RALEIGH -- Recent setbacks in the Middle East "peace process" -- both the Syrians and the Palestinians have suspended negotiations, and Lebanon is again ablaze from Israeli air strikes -- give rise to the obvious question: what happened? Wasn't the election of Ehud Barak supposed to lead to a successful resolution of this decades-old conflict?
While negotiations may yet resume soon, and perhaps even some sort of "final status" agreement will be reached, I think it's fair to say that no genuine resolution of the conflict is on the horizon; at least not so long as Israel pursues its current policy, with the uncritical support of our government.
Jeff Halper, coordinator of the Israeli Committee Against Home Demolitions, speaking recently in the Triangle, expressed the fundamental problem this way. He claims that Israel has established over the years a "matrix of control" over Palestinian life. Through its widespread and strategically located settlement system, with its labyrinth of bypass roads connecting settlements to each other and to Israel's major cities, with legal restrictions that choke economic development and construction of adequate housing, and with control over borders and security, Israel has removed any possibility for genuine Palestinian independence and sovereignty. The policy of demolishing homes built without permits -- permits are of course nearly impossible to obtain -- is just one, albeit especially cruel, strand of the matrix of control.
When Barak was elected there was hope that the most oppressive measures, such as home demolitions, would cease, as an expression of good faith to the Palestinians. After a brief pause, however, demolition resumed. Land confiscation continues, as does construction of settlements.
In October of last year, for example, some 25,000 acres surrounding Hebron were declared "closed military areas" by the Israeli army and the inhabitants ordered to leave. By November, Barak had approved the construction of 2,703 units in settlements. The much-publicized removal of extremist settlers from the hilltop settlement of Havat Ma'on masked a far-reaching understanding with Yesha, the settlers' political organization, that granted them approval for widespread settlement expansion.
The fundamental issues that divide the Israelis and the Palestinians in the so-called "final status" talks involve borders, settlements, Jerusalem and refugees. These have been the issues for over 50 years.
In 1948, Israel pursued a policy of expanding its borders, settling quickly on captured Palestinian land, refusing to recognize the rights of refugees to either return or compensation and insisting on sovereignty over Jerusalem in the face of U.N. resolutions according it international status. If we look at Barak's current strategy for the final-status agreement, we see little has changed.
In a recent article in the Israeli daily Ha'aretz, Aluf Benn described Barak's position as follows:
"Barak . . . will demand roughly 50 percent of the territory of the West Bank, including two security regions in the Jordan Valley and Samaria, and a ring around Jerusalem. Settlements adjacent to the Green Line (pre-1967 borders) will comprise a western security zone, whereas an eastern zone will depend upon deployments of the IDF; the army will be allowed to move between these security zones, under terms to be stipulated in the agreement."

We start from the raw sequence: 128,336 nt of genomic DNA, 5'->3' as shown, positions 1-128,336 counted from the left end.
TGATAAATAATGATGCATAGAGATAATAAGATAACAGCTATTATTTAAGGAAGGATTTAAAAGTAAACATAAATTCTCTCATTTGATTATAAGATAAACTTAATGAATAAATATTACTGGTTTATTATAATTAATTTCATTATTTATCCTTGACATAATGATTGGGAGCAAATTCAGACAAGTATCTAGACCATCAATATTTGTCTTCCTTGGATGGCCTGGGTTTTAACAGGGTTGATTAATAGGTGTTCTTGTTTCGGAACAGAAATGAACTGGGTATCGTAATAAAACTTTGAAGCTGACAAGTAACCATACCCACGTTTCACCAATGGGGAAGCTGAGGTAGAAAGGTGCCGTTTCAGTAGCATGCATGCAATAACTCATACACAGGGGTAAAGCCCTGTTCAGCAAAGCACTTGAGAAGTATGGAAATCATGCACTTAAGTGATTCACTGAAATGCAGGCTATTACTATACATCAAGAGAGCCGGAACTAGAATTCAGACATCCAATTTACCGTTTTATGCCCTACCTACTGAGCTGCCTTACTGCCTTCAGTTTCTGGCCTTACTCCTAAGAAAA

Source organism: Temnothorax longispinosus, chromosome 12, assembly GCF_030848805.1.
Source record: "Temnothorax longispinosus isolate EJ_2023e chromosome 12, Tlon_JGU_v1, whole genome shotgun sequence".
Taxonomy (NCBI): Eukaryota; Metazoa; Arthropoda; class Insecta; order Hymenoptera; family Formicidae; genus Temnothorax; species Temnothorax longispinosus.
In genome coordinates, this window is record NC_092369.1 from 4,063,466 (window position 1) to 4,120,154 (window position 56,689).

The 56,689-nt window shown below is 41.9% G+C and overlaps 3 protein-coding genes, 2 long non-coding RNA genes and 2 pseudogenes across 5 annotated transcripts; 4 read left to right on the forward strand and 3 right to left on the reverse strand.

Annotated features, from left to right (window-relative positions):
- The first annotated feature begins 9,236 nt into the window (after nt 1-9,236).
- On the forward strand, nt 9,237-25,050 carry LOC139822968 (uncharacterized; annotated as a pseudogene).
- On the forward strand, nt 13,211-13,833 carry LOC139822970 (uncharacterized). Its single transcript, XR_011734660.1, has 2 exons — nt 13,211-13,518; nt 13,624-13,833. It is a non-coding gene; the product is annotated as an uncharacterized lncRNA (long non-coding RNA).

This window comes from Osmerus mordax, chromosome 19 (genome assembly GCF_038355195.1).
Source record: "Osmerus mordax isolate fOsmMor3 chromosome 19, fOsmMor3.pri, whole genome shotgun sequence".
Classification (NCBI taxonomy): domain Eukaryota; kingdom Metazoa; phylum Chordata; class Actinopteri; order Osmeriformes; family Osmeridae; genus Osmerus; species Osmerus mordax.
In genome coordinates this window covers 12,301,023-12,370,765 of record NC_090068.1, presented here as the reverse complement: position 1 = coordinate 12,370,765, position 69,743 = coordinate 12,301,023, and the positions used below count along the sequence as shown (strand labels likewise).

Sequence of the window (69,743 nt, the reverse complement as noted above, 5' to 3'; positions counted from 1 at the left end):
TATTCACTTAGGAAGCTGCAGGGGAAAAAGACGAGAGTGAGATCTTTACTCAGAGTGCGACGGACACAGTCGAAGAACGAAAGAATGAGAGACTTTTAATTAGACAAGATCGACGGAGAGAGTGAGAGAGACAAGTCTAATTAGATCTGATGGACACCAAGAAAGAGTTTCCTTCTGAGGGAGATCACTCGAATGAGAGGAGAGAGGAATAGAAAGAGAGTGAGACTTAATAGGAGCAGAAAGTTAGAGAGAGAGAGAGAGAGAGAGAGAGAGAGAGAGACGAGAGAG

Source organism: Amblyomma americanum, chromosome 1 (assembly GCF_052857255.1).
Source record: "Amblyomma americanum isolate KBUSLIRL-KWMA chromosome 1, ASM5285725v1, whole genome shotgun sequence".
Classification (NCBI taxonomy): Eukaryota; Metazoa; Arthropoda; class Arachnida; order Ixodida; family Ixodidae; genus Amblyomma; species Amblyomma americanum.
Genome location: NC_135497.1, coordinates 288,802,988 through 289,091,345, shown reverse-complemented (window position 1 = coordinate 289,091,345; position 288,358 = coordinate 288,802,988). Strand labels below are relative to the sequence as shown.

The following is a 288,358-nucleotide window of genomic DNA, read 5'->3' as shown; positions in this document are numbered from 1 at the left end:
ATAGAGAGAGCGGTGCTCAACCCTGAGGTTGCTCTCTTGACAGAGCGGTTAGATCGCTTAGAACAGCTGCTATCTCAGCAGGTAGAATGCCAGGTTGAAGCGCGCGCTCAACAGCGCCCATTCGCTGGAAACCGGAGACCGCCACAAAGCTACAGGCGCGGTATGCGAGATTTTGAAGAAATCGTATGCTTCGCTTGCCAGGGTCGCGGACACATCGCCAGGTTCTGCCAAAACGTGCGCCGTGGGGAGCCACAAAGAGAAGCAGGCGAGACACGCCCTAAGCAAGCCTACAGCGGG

In other words, continuation of the "matrix of control."
The Palestinians, unfortunately, are triply oppressed. They suffer from occupation by Israel, dictatorial control by the Palestinian Authority and virtual abandonment by the world at large. This does not auger well for their chances in the final-status talks. Every time the Palestinian Authority shows some resistance, pressure from the U.S. and Arab allies like Egypt causes the authority to relent. It could happen that way yet again.
However, if Israel is truly to achieve peace and security, it must not use its considerable power, and U.S. support, to impose a settlement on the Palestinians. A just, viable peace would incorporate the spirit of U.N. Resolutions 242 and 338, granting genuine Palestinian sovereignty in the entire West Bank and Gaza (subject to minor, and mutual, border modifications). Jerusalem must clearly be shared in an equitable manner. The settlements cannot remain. Finally, Palestinian refugees must receive recognition of their rights and become a genuine party to the negotiations.
Only on these terms can a stable and just peace be established.
Is any of this a realistic possibility? The first precondition for realizing this scenario is that the Palestinian Authority be overhauled completely. Only a democratic leadership, genuinely representing its people's interests, can garner the energy to resist the Israeli plan to dictate the terms of peace. The second precondition is a fundamental change in U.S. policy. Our government must finally become the honest broker it claims to be, and not the supplier of diplomatic and military support to oppression.
Joseph Levine is professor of philosophy at N.C. State University.
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